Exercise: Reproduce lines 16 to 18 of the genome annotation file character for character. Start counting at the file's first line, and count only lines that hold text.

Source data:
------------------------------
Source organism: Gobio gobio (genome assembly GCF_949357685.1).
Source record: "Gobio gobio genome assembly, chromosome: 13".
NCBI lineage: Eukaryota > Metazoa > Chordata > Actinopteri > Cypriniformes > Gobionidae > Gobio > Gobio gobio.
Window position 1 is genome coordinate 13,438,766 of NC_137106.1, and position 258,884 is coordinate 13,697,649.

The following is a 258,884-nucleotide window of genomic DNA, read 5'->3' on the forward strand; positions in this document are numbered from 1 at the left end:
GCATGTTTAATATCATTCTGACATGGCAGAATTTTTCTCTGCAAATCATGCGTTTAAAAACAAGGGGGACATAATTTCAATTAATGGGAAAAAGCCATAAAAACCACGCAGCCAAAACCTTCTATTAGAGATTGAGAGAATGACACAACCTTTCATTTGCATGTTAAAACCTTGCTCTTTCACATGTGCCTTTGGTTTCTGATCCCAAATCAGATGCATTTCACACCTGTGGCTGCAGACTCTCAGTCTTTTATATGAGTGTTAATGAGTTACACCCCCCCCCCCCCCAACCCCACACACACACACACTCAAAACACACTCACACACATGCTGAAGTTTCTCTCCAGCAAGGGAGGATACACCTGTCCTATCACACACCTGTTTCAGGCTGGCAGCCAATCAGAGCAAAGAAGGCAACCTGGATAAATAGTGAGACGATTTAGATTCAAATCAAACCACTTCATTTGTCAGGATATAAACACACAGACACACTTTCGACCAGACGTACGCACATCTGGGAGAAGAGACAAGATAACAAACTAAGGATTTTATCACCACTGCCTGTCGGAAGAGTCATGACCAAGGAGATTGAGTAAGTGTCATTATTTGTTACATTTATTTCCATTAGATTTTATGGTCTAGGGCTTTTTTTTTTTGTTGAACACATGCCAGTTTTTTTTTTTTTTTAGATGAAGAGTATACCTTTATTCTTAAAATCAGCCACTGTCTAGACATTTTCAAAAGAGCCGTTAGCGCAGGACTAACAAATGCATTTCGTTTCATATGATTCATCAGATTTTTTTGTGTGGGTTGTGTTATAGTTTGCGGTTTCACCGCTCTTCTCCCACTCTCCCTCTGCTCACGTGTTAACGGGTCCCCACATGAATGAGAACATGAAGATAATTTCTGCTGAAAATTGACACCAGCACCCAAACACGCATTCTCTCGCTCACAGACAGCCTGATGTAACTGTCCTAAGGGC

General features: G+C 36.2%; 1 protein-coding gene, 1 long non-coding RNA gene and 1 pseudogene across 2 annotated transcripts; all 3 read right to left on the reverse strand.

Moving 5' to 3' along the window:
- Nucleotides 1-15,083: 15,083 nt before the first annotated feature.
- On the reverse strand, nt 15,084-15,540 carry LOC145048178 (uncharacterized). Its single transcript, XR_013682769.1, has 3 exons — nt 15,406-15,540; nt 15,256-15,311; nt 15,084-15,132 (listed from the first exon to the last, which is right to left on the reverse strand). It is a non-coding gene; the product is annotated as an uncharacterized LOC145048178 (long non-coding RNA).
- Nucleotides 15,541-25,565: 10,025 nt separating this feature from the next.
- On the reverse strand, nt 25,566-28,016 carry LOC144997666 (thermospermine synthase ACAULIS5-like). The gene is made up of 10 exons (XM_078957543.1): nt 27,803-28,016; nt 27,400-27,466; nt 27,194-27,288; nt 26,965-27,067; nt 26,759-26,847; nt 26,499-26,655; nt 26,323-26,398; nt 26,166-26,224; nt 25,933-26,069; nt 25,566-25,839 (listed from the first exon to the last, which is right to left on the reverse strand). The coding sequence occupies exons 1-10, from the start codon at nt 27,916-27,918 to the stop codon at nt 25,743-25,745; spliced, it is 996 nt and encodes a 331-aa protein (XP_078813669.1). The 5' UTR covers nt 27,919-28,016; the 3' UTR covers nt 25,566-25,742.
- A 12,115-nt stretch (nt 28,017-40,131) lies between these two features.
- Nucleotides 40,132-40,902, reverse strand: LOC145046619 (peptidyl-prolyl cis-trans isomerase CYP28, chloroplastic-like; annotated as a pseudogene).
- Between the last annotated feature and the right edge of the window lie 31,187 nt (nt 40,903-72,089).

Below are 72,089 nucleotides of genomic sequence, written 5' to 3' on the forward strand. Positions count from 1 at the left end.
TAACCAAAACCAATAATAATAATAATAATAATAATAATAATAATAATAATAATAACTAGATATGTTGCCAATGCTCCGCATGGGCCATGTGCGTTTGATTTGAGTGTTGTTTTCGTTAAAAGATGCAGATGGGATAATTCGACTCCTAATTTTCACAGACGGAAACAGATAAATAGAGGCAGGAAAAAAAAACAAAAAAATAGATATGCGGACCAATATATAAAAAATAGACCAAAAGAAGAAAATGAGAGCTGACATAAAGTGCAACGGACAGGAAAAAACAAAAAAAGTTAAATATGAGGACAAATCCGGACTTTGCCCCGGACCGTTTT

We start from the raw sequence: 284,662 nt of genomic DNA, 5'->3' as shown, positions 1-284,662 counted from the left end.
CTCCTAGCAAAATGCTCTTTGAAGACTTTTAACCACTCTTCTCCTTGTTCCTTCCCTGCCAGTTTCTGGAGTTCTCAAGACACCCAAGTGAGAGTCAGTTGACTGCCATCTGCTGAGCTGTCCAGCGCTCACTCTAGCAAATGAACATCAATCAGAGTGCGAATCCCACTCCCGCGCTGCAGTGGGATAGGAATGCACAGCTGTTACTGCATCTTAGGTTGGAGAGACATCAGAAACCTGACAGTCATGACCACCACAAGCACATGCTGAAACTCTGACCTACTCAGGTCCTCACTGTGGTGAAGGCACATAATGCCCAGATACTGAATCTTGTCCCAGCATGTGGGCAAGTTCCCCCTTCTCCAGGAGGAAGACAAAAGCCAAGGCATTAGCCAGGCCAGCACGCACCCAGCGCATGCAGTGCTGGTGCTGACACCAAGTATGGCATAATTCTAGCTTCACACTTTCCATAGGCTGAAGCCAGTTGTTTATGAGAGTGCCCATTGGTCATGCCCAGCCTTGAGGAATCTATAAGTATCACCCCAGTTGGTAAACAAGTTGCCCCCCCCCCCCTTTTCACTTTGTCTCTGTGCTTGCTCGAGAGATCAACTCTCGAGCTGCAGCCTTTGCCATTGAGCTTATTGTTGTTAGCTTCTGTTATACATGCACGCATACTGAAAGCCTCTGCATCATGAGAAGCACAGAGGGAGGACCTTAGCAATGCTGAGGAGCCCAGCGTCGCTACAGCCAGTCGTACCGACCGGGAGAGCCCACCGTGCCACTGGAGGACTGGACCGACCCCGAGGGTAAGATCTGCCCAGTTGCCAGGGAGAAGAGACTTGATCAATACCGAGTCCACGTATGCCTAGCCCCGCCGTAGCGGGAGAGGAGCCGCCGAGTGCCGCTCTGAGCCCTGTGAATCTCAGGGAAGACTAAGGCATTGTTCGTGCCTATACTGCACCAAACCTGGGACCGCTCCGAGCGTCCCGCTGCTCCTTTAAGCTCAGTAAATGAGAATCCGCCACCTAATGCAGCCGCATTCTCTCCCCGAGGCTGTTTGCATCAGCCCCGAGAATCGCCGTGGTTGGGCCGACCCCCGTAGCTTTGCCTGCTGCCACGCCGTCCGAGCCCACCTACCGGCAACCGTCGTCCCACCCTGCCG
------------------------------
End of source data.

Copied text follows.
Below are 72,089 nucleotides of genomic sequence, written 5' to 3' on the forward strand. Positions count from 1 at the left end.
TAACCAAAACCAATAATAATAATAATAATAATAATAATAATAATAATAATAATAACTAGATATGTTGCCAATGCTCCGCATGGGCCATGTGCGTTTGATTTGAGTGTTGTTTTCGTTAAAAGATGCAGATGGGATAATTCGACTCCTAATTTTCACAGACGGAAACAGATAAATAGAGGCAGGAAAAAAAAACAAAAAAATAGATATGCGGACCAATATATAAAAAATAGACCAAAAGAAGAAAATGAGAGCTGACATAAAGTGCAACGGACAGGAAAAAACAAAAAAAGTTAAATATGAGGACAAATCCGGACTTTGCCCCGGACCGTTTT

We start from the raw sequence: 284,662 nt of genomic DNA, 5'->3' as shown, positions 1-284,662 counted from the left end.